Arrival of an activist spurs business split and increases the chances of switching listing to the US
Thursday 05 Sep 2019 Author: Ian Conway

FTSE 100 plumbing and heating supplies firm Ferguson (FERG) plans to demerge its UK business, which trades under the old Wolseley banner, and make it an independently-listed company.

The UK business made up just 12% of turnover and less than 5% of trading profits in the year to 31 July 2018, with the vast majority of sales and earnings coming from the much bigger US market.

Although there were no details of how or when the demerger is expected to take place, Ferguson shares responded well, adding 3% to £63.23.

The company says that its decision ‘marks the conclusion of a detailed review of the group’s assets over several years’, but we suspect that the arrival of US activist investor Trian in June may have sped up the process.

Trian took a 6% stake in Ferguson, becoming its second-biggest shareholder in one fell swoop, because the firm had ‘market-leading brands and products, organic growth and margin runway, competitive advantage in its scale of distribution and a strong balance sheet’.

Reportedly the activist also wanted management to spin off the UK arm and list the core business in New York instead of London as a way to ‘create long-term shareholder value’, or get the price up.

Ferguson already reports its earnings in dollars and its US operations are much more profitable than the UK, with a trading profit margin on sales of 8.4% compared with just 2.8%.

Yet the company’s shares have tended to trade at a significant valuation discount to US rivals Home Depot and Lowe’s. For the financial year ending in July, Ferguson shares trade on 15 times earnings compared with 22.5-times for Home Depot and 20-times for Lowe’s.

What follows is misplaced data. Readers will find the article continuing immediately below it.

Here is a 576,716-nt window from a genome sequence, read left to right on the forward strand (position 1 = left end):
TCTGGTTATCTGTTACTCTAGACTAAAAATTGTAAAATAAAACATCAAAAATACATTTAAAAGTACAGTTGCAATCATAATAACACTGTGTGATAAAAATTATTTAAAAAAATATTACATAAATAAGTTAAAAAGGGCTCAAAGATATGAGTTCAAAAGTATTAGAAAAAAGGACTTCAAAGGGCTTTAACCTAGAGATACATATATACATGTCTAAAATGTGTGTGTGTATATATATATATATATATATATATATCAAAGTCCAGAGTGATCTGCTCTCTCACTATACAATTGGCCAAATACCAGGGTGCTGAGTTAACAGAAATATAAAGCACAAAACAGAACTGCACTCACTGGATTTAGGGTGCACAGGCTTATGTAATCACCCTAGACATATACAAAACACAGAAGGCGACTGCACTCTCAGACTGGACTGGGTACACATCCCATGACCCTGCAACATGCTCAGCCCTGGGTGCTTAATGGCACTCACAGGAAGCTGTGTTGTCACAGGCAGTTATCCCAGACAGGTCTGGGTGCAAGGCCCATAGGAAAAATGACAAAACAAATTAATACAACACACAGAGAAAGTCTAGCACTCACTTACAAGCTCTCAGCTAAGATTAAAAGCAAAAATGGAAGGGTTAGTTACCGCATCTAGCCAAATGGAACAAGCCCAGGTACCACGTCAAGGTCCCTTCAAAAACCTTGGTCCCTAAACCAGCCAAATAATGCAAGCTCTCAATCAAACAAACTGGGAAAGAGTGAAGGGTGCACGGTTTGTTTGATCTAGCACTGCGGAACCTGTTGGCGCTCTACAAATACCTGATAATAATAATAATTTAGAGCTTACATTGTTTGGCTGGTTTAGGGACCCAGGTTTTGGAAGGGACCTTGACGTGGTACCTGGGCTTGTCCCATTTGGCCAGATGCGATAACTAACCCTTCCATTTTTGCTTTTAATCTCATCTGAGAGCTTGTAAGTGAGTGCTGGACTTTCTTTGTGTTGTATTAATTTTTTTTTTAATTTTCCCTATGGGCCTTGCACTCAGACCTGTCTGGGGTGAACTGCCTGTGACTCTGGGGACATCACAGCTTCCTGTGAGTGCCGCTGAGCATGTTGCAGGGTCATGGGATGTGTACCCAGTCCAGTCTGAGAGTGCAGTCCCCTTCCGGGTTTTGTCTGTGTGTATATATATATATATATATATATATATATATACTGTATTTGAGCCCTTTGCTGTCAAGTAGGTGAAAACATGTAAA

Listing the shares in New York would instantly raise the firm’s profile among US investors and could be a way to narrow the discount.

Appointing a US chief executive, which the firm confirmed alongside the demerger proposal, is another way to help raise its profile with US investors.

For UK investors there is the prospect of being left with the demerged business which is low-margin and suffering from a weak UK construction market. The latest figures show the market experienced its sharpest fall in new orders in more than a decade thanks to poor industrial confidence and the threat of a no-deal Brexit.

As well as an army of retail investors, quite a few UK funds and investment trusts own sizeable positions in Ferguson so there will be keen interest in the precise detail and nature of the demerger.

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